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ReImagining Philippine Education

By Ching Jorge
Philippine Daily Inquirer
First Posted 22:51:00 03/04/2011

Filed Under: Education, People power

THE RECENTLY concluded ?ReImagine?Pilipinas Bukas? forum brought together artists, entrepreneurs, business leaders, politicians and youth leaders in a three-day event that was an exercise in re-imagining the Philippines 25 years from now.

It was also an opportunity to look back and see the strengths and weaknesses of our nation given the 25th anniversary of the Edsa People Power Revolution. How far have we gone and where do we want to go? What is our vision for our country and how do we achieve that vision? How do we take part in making that vision a reality?

Again, the answer lies in each and every one of us and the way by which we can empower our communities?and our society in its entirety?to actively take part in creating and bringing to life a ReImagined Philippines.

When the participants were asked to identify three issues that the country needed to focus on, the majority answer of course was quality education that was accessible and affordable for all Filipinos.

One common solution envisioned by the participants is for individuals to get involved in more programs that aim to fully engage the community and the local governments. Specifically this establishes mechanisms that would enable the community to actively and consistently participate in crafting policies and making recommendations to raise the standards for quality education. In effect, the vision of the participants is the building of education communities.

This scenario made itself very evident during Synergeia Foundation?s National Educators Summit where government leaders from different LGUs nationwide gathered to share best practices and challenges in improving education in their respective communities.

Of particular interest was the case of Upi, Maguindanao, which shared strategies in reinventing their Local School Board. To start the process of generating sustained community support, the local government convened an education summit where concerned members of the community and education stakeholders discussed and aired their views on Upi?s schools, teachers and the education system as a whole. To no one?s surprise, the perceived stumbling blocks that the Upi community needed to hurdle toward quality education included inadequate education funds, a lack of instructional materials, poor academic performance and low participation in education governance. The next step was to transform Upi?s school board?s character from a static, administrative entity into a progressive, empowered school board.

The participants said that they drew a lot of inspiration from Naga City?s transformation of their own school board, under former Mayor and now Local Government Secretary Jesse Robredo. A key feature of the Naga school board?s transformation involved the inclusion of community representatives from the women?s sector, religious sector, business sector, private schools and their people?s council. From the traditional role of budgeting and performing administrative functions, the transformed school board expanded to capacity building, performance measurement, resource mobilization and policymaking. They also made sure to include a home tutoring program for parents. This is truly an example of an empowered community working together to improve their schools.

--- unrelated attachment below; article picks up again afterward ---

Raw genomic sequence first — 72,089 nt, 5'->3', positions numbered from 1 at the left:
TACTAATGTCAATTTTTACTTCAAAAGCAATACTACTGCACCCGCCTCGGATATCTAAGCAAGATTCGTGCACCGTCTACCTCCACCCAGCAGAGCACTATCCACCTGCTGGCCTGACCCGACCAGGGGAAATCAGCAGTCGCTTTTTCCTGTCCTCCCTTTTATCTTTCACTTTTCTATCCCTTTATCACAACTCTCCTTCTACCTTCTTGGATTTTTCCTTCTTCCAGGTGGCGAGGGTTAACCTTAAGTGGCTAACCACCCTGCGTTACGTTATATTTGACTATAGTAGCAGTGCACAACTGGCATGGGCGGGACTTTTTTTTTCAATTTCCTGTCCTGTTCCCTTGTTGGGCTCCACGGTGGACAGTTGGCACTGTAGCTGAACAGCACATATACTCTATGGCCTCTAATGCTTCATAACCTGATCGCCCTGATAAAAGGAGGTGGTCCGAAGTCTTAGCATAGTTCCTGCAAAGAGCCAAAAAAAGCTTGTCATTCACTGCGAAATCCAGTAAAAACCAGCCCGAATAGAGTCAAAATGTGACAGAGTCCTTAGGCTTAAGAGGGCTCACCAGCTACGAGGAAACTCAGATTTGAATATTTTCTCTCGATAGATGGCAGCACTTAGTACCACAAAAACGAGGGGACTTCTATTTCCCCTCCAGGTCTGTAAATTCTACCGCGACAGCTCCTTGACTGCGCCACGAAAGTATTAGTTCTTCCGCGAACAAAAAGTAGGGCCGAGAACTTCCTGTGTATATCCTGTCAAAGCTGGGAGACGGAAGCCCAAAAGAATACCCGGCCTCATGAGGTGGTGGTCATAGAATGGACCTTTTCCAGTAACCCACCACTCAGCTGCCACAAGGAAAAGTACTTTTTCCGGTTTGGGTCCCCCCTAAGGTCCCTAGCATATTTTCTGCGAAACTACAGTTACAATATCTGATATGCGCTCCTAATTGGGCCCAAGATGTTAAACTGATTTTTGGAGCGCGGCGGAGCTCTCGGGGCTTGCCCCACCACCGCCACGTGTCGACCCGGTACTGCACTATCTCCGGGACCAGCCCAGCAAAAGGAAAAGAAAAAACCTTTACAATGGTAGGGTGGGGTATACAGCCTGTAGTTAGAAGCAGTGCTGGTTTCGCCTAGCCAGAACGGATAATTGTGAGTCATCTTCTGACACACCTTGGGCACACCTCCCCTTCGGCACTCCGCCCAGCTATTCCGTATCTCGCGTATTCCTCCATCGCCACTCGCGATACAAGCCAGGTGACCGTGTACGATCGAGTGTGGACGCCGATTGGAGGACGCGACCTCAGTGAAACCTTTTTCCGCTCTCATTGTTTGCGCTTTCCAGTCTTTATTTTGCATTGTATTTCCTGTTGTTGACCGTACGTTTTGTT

By getting the LGUs together to share best practices in education through Synergeia Foundation, excellent programs are now being implemented from one city to another.

The Association of Foundations? Leadership for Nation Building, also a three-day workshop, comes at a critical time when individuals and organizations are looking within themselves for citizenship renewal. The role of an empowered civil society, as manifested by a vigorous NGO community, is a vital component to push reforms and make the voice of the people heard.

I cannot emphasize enough the importance of enabling our leaders through programs such as ReImagine Pilipinas and Leadership for Nation Building.

Programs like these underscore the supreme necessity of discussions to articulate and clarify and redefine social goals and objectives. Moreover, activities like ReImagine Pilipinas also serve to rekindle and renew the passion and commitment toward a heightened sense of citizenship.

We now have to bring back this passion and the reforms closer to the people along with a vision and defined goals and enable all members of society to contribute to making this vision a reality.

As we celebrate the 25th anniversary of the Edsa People Power Revolution, where democracy was restored to the people by the people, we must remember that that same power remains within each and every one of us. That collectively, with the same vision and the same goals, we will be able to gain back the rights of every Filipino: the right to quality education, the right to due justice and the full benefit of the law, the right to a society free from corruption and political oppression. When we focus our efforts on building better communities and when we empower our citizens with knowledge that is gained from quality education, we provide opportunities and open doors to progress. Through quality education we can rise again.

Ching Jorge is the vice president of Bato Balani Foundation, lead convenor of Young Public Servants, and an associate fellow of the Asia Society. E-mail chingjorge@gmail.com

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